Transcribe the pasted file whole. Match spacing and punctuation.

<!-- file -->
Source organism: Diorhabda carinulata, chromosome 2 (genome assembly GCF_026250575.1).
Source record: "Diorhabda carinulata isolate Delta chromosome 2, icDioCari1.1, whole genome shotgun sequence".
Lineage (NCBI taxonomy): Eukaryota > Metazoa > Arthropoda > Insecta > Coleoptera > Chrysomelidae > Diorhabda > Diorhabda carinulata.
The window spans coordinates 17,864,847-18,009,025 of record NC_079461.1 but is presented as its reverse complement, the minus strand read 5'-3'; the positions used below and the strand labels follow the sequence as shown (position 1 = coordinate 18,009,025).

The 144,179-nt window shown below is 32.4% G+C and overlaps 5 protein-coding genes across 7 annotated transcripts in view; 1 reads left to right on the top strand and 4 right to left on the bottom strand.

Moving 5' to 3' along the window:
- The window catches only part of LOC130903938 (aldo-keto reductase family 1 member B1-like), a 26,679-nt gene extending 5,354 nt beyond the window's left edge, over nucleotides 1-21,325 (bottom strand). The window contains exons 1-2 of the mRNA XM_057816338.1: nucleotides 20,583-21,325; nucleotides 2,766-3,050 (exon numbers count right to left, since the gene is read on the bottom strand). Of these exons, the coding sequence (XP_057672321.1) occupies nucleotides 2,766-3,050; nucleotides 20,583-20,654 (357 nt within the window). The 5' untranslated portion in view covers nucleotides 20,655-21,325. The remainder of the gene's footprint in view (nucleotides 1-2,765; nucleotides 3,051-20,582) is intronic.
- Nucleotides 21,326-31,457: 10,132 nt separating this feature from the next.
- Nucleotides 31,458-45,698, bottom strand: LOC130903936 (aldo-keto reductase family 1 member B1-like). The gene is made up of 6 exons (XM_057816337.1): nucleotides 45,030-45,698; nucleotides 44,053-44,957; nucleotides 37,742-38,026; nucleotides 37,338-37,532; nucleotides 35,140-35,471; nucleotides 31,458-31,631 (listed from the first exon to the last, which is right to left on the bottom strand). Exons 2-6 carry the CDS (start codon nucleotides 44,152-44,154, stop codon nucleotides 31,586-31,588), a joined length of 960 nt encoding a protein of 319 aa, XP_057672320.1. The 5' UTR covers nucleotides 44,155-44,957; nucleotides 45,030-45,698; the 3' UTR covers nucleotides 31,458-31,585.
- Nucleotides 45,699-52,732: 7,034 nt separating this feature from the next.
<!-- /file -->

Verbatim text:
Source organism: Diorhabda carinulata, chromosome 2 (genome assembly GCF_026250575.1).
Source record: "Diorhabda carinulata isolate Delta chromosome 2, icDioCari1.1, whole genome shotgun sequence".
Lineage (NCBI taxonomy): Eukaryota > Metazoa > Arthropoda > Insecta > Coleoptera > Chrysomelidae > Diorhabda > Diorhabda carinulata.
The window spans coordinates 17,864,847-18,009,025 of record NC_079461.1 but is presented as its reverse complement, the minus strand read 5'-3'; the positions used below and the strand labels follow the sequence as shown (position 1 = coordinate 18,009,025).

The 144,179-nt window shown below is 32.4% G+C and overlaps 5 protein-coding genes across 7 annotated transcripts in view; 1 reads left to right on the top strand and 4 right to left on the bottom strand.

Moving 5' to 3' along the window:
- The window catches only part of LOC130903938 (aldo-keto reductase family 1 member B1-like), a 26,679-nt gene extending 5,354 nt beyond the window's left edge, over nucleotides 1-21,325 (bottom strand). The window contains exons 1-2 of the mRNA XM_057816338.1: nucleotides 20,583-21,325; nucleotides 2,766-3,050 (exon numbers count right to left, since the gene is read on the bottom strand). Of these exons, the coding sequence (XP_057672321.1) occupies nucleotides 2,766-3,050; nucleotides 20,583-20,654 (357 nt within the window). The 5' untranslated portion in view covers nucleotides 20,655-21,325. The remainder of the gene's footprint in view (nucleotides 1-2,765; nucleotides 3,051-20,582) is intronic.
- Nucleotides 21,326-31,457: 10,132 nt separating this feature from the next.
- Nucleotides 31,458-45,698, bottom strand: LOC130903936 (aldo-keto reductase family 1 member B1-like). The gene is made up of 6 exons (XM_057816337.1): nucleotides 45,030-45,698; nucleotides 44,053-44,957; nucleotides 37,742-38,026; nucleotides 37,338-37,532; nucleotides 35,140-35,471; nucleotides 31,458-31,631 (listed from the first exon to the last, which is right to left on the bottom strand). Exons 2-6 carry the CDS (start codon nucleotides 44,152-44,154, stop codon nucleotides 31,586-31,588), a joined length of 960 nt encoding a protein of 319 aa, XP_057672320.1. The 5' UTR covers nucleotides 44,155-44,957; nucleotides 45,030-45,698; the 3' UTR covers nucleotides 31,458-31,585.
- Nucleotides 45,699-52,732: 7,034 nt separating this feature from the next.